Eligibility, Guidelines for Summer-Service Plan Outlined
WASHINGTON--President Clinton's "summer of service'' initiative plans to fund programs operated through partnerships between higher education institutions and such entities as public and private schools, youth corps, health- and social-service providers, government agencies, and community groups, the Administration announced last week.
In the March 8 Federal Register, the Commission on National and Community Service outlined eligibility and proposal guidelines for the $15 million program, which Administration officials have said is designed to demonstrate the potential of national service, inspire young people, and provide community improvements.
Funding for the summer program has not yet been appropriated by Congress; it is included in President Clinton's proposed fiscal year 1993 supplemental spending bill, which lawmakers began work on last week.
But the call for proposals went out last week so that interested parties would have time to develop them by the April 1 deadline. The Administration hopes to make awards two weeks later, and recipients are expected to put them into operation soon afterward.
Mr. Clinton first announced the summer program in a March 1 speech in which he outlined his plan for a National Service Trust Fund. (See Education Week, March 10, 1993.)
Further details surfaced last week in a letter from the White House to parties involved in the trust's development.
The Administration intends to involve states in its national program and to ask governors to establish state national service commissions that would oversee service programs in their states, the letter said.
The letter also said that three types of grants would be available from the trust: single-year grants for start-up costs, multi-year grants for program operation, and grants to established programs. The federal government will determine what programs qualify for funding, develop a national training program, and evaluate and monitor programs.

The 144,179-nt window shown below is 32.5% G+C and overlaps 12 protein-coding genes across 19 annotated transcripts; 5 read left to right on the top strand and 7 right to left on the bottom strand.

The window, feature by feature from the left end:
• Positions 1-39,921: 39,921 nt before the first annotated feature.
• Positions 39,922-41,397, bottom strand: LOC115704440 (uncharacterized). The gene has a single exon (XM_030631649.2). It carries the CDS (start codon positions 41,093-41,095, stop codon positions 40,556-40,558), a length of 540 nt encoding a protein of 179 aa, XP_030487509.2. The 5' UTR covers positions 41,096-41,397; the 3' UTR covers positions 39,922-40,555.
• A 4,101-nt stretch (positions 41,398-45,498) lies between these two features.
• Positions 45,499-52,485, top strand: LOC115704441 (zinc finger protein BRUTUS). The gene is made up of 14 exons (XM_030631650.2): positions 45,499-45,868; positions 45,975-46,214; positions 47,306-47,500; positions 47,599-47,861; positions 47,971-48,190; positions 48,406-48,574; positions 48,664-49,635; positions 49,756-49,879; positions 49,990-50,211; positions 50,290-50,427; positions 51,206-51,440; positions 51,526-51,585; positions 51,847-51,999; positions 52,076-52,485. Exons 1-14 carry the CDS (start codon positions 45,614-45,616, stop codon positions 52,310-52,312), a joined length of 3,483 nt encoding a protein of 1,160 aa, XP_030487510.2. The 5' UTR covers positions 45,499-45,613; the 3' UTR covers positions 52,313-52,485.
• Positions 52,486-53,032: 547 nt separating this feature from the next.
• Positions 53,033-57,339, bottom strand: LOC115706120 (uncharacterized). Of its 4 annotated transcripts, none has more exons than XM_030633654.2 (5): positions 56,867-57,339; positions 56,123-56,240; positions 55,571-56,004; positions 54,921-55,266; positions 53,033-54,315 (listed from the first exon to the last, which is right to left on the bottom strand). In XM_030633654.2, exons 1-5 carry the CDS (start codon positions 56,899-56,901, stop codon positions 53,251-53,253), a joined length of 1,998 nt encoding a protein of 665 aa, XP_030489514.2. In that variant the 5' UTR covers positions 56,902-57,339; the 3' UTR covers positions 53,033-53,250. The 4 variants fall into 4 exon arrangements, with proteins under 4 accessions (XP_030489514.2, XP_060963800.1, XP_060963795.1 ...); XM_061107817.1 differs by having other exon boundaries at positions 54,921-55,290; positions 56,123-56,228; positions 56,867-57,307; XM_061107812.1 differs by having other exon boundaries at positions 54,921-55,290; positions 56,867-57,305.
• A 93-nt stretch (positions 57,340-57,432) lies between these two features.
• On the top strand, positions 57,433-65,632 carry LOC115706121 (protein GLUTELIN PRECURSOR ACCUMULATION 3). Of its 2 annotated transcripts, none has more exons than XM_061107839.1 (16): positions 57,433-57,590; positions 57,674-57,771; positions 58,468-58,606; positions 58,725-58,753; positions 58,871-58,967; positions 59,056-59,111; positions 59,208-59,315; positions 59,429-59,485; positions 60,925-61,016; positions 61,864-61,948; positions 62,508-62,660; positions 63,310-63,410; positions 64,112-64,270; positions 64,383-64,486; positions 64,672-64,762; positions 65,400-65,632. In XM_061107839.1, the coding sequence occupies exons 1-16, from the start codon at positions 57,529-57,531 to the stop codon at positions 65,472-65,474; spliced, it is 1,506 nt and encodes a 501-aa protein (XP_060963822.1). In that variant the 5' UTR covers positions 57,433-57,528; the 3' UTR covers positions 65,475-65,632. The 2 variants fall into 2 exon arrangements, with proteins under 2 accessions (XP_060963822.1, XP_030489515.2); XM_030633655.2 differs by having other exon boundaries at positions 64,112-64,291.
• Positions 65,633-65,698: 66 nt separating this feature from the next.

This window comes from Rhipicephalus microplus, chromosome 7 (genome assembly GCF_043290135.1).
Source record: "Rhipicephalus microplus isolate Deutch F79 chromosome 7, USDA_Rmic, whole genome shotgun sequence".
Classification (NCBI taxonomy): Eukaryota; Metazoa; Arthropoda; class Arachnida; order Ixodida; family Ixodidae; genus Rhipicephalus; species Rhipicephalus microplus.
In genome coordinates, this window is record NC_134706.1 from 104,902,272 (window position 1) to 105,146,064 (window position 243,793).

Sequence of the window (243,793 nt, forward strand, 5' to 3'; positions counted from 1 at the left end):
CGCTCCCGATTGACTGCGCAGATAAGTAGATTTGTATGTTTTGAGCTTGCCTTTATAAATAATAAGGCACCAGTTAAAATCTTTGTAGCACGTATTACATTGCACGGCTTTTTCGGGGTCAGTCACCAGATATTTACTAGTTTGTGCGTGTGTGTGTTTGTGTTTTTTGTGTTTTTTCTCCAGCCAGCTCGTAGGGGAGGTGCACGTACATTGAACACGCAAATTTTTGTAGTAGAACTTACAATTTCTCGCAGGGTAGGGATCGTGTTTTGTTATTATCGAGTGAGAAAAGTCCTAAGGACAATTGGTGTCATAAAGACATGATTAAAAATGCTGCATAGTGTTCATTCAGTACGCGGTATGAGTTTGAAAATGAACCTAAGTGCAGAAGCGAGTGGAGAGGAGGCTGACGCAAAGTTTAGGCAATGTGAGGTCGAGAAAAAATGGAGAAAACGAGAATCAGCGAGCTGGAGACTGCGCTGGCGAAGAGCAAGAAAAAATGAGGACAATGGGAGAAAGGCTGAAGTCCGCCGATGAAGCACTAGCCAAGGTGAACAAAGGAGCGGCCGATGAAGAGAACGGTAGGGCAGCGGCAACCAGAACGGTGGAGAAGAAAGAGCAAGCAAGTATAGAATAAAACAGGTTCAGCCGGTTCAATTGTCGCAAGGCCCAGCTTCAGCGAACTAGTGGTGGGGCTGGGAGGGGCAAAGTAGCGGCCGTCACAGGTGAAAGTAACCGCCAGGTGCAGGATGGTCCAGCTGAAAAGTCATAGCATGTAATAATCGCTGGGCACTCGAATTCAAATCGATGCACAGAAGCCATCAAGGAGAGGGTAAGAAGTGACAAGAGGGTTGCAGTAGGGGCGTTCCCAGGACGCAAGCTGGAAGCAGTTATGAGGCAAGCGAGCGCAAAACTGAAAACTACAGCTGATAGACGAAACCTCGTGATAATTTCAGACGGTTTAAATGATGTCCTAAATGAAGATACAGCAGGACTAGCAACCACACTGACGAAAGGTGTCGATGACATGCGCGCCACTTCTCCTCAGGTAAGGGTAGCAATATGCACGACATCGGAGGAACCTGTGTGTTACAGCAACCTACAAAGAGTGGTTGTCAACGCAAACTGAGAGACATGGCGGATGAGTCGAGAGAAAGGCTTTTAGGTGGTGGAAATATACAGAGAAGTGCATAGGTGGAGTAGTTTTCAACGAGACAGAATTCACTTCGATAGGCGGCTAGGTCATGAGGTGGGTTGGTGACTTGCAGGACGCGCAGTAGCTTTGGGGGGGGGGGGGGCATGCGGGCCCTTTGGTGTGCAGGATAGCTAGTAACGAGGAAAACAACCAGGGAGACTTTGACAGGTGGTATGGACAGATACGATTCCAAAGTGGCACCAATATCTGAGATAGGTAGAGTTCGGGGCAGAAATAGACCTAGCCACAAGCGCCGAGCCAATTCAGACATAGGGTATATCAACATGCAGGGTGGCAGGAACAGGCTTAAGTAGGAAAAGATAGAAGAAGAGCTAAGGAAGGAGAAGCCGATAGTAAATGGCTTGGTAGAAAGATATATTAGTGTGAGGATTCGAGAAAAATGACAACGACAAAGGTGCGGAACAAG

It also said the program would provide participants with a minimum wage and health- and child-care benefits if applicable. Postcollegiate servers could earn as much as $10,000 in loan forgiveness for each of two years of service; others would receive a post-service stipend of $5,000 for each of two years of service to apply to education or training.
A Trial Run
The summer program, said Catherine Milton, the executive director of the commission, will help "all of us learn more about aspects of national service so that when the larger program is ready, we'll be able to draw from our experiences.''
Of the $15 million Mr. Clinton has requested, $10 million would be available for grants in four to 10 areas around the country. Each area, which may include several service programs, must engage between 50 and 500 young people between the ages of 17 and 25 in community service.
Participants would receive at least a minimum wage and a $1,000 stipend at the end of the summer.
While the program is to be open to recent college graduates, college students, recent high school graduates, high school students, and non-college-bound youths, priority will be given to projects that solicit volunteer help from middle school students.
Over all, 1,800 servers are expected to participate for at least eight weeks.
The Administration intends to use the remaining $5 million to boost participation in successful youth corps programs, provide summer training that aims to help precollegiate teachers integrate service into the curriculum, and to fund summer-associate positions in the Volunteers In Service To America, or VISTA, program.
The Administration also plans four-day training session for project directors and supervisors, tentatively scheduled for May 21-24; a five-day training session for participants, tentatively scheduled for June 21-25; and a Washington, D.C., summit on national service, which is likely to take place during the second or third weekend in August.